Let's face it; it can be pretty stressful if you're an employee with a short-term disability. You don't want to let your employer down, but at the same time, you need to make sure that your health is taken care of. If you work in the United States, you have a 1 in 20 chance of being out of work on a short-term disability each year.
In this blog post, you will find recovery and dealing tips for employees facing short-term disabilities, like when they have surgery or need to recover from an illness.
Work With Your Employer
First and foremost, you should talk with your boss. You may not be able to work at all during your recovery period, or you might only be able to work part-time. In either case, you and your employer need to have an open dialogue about what accommodations will be necessary for this situation.
You'll need time off from work to get medical treatment and recover from your illness or injury. Your employer may allow this time off without pay or salary continuance benefits (if applicable) but ask anyway. The worst thing that could happen is that they say no, but it's worth asking anyway because there are always exceptions and special circumstances in which people can receive additional sick leave days from their employers.
Depending on how much damage has been done and how long the recovery process takes, it might be possible for someone else in the office, like a coworker, to pitch in with some of the tasks they normally take care of while they're still here at work every day. However, if anyone isn't available, someone else will need help with those same tasks before leaving early due to illness/injury too often over time.
Get Short-Term Disability Insurance
Short-term disability insurance is a must-have for anyone who may need to be out of work for an extended period due to an illness or injury. It can help you pay your bills and maintain financial stability while you cannot work. Unfortunately, many people don't realize how vital this type of coverage is until they actually need it. Millions of working adults in the United States don't have disability insurance. The sad part is that many of these adults can't even pay an unexpected $400 bill. In such a scenario, short-term disability insurance becomes vital.
If you don't have short-term disability insurance through your employer, several options are available for purchasing it. You can look for a local insurer who can understand all the local rules and regulations and compensate you accordingly. For example, the Senate Labor Committee recently approved a bill that increases the compensation of New Jersey (NJ) employees on disability leave from 70% to 85%.
If you would get insurance from a company outside NJ, the insurer might deny giving you the increased compensation benefit or say that the company was unaware of it. However, if you get insurance from a local insurer for facing a short-term disability in NJ, you will get all the benefits given by the state.
If neither private nor state coverage works out as planned, consider working with a third-party administrator (TPA) that specializes in administering group plans. This usually involves paying into an association fund that offers coverage if one becomes disabled while employed by a participating organization.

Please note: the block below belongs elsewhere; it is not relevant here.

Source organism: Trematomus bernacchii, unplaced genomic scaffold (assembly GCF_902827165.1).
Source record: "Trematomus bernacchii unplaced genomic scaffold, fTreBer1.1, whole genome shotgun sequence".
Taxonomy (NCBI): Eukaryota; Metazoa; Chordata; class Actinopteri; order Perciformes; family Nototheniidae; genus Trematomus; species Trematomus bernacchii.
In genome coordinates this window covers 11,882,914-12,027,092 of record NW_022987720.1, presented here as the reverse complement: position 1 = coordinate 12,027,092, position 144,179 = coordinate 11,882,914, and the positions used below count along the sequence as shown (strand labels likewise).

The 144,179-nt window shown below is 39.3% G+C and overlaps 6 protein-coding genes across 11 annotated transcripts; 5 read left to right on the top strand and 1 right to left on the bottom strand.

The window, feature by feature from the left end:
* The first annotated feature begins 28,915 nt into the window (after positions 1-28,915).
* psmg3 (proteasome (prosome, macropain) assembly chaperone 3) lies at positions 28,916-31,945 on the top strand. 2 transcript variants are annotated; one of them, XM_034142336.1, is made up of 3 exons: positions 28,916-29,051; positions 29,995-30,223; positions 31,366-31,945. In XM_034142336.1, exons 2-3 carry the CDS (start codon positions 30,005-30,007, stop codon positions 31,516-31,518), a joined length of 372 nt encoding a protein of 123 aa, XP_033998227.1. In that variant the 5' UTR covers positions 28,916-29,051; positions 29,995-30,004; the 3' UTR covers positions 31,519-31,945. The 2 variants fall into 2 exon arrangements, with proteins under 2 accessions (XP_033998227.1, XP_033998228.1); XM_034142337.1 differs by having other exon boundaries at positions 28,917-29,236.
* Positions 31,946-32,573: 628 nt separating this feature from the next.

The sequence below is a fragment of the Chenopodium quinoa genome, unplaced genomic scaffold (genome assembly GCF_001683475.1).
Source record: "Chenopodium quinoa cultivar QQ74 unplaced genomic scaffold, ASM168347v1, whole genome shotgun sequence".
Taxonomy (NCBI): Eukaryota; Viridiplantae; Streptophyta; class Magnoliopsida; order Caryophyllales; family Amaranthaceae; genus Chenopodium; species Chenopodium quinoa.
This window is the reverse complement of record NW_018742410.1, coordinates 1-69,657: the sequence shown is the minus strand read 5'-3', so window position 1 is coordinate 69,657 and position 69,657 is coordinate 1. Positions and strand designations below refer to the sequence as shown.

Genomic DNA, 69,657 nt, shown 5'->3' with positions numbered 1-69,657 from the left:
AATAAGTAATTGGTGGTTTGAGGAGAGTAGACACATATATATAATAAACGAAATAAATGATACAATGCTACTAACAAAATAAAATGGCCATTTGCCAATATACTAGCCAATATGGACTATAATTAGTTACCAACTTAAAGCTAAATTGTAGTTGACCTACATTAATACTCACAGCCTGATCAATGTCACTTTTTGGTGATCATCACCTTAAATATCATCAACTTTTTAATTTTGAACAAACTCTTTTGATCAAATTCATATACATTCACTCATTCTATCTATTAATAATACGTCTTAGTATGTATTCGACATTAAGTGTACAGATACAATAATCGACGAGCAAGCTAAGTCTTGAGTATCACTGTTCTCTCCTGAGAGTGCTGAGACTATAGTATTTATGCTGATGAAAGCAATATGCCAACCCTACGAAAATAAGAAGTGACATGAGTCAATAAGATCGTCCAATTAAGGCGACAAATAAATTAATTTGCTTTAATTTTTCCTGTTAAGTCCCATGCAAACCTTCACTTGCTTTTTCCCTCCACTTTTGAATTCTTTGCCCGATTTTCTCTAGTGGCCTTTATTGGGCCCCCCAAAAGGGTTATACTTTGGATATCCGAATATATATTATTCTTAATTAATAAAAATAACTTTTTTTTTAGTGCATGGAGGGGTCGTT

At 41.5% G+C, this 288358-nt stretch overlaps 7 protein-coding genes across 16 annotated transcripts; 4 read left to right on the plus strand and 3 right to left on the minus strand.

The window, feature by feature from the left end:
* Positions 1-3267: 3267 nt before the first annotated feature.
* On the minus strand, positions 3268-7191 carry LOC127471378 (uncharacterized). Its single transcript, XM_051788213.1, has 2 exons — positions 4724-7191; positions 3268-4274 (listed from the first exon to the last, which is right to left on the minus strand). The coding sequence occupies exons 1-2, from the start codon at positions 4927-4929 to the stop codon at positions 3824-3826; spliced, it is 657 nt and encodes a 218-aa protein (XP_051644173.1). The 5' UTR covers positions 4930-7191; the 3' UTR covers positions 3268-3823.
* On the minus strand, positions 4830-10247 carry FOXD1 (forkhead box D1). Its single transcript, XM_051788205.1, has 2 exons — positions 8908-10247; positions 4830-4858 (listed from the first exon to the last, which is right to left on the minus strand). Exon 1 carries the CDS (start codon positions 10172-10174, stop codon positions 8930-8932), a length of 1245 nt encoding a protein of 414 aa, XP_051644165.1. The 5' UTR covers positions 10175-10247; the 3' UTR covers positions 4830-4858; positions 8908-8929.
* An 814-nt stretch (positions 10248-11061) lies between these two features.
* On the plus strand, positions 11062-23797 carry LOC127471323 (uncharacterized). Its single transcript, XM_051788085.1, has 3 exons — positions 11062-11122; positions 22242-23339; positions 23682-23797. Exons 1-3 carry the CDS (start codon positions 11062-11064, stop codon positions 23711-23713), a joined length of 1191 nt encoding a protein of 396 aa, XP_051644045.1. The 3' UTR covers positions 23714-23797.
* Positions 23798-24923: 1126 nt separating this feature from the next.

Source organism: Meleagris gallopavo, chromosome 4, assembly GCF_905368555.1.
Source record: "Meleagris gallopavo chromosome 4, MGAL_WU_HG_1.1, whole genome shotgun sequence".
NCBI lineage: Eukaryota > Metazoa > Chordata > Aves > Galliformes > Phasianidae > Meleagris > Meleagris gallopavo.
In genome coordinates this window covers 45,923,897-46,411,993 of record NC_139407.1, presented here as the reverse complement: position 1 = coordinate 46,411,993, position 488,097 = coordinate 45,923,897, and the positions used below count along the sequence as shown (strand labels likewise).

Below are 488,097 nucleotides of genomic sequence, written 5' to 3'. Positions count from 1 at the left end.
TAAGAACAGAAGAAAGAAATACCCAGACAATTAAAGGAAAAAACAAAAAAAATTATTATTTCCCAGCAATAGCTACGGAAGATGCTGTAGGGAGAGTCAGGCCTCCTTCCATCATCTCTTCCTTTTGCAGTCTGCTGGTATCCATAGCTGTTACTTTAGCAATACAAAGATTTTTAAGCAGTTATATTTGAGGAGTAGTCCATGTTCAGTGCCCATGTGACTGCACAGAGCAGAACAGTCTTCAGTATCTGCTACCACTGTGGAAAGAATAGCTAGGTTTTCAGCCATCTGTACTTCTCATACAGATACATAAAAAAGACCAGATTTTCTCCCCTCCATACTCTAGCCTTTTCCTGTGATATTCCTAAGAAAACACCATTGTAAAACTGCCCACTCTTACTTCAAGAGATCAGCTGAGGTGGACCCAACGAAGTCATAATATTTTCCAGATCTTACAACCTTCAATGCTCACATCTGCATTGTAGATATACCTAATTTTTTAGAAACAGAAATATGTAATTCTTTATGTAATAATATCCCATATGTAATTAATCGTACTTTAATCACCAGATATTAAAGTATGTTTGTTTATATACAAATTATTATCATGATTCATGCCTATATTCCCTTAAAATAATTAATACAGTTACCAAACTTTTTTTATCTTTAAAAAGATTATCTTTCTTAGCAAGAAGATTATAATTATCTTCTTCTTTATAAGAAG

Learn About State Laws
The state laws vary, but many are more generous than the federal law. In some states, employees can take up to 12 weeks off with pay; in others, they can take as long as 26 weeks off. Additionally, employees in some states may be able to use their sick or vacation days for short-term disabilities. There are five states with a mandate for disability insurance requirements. These five states include:
- New Jersey
- New York
- Rhode Island
You can check the specific details of each state on their official websites.
Get Informed About the Family and Medical Leave Act
Of course, getting what you need is not always easy. If your employer is giving you a hard time taking time off to care for yourself or family members, the Family and Medical Leave Act (FMLA) can be helpful.
Under this federal law, you can get up to 12 weeks of unpaid leave annually to provide caregiving services for an immediate family member with a severe medical condition or personal medical issue. The term "serious health condition" includes chronic illnesses, mental health issues, pregnancy and childbirth complications, organ transplants, and genetic defects, among many others.
The FMLA applies only if your company has 50 or more employees within 75 miles of your workplace. And if at least 40% of those employees work in that same location where you work (for example, multiple offices within 75 miles of each other).
Discuss the Possibility of Doing Work From Home
If you can work from home, your employer will be happy to let you do so. In fact, working from home and remote work has now become a norm. A recent report from the Bureau of Labor Statistics surveyed over 82,000 employers. According to the report, 34% of employers started expanding remote work options due to the pandemic. However, 60% of these organizations want to continue giving the remote-work option even after Covid-19.
While working from home is an option, only do it if you can. If not, then take the time off that you need. If neither of these options is viable for reasons beyond your control and your boss is unwilling to accommodate them anyway, try working from home as best as possible.
You may face a temporary disability lasting longer than expected, but don't let it get you down. Many resources are available to help you get back on your feet quickly. Your employer may have a temporary disability policy in place, so it's essential to review it with your human resources department. If you don't get the answers you need, talk to an attorney who specializes in workers' compensation law.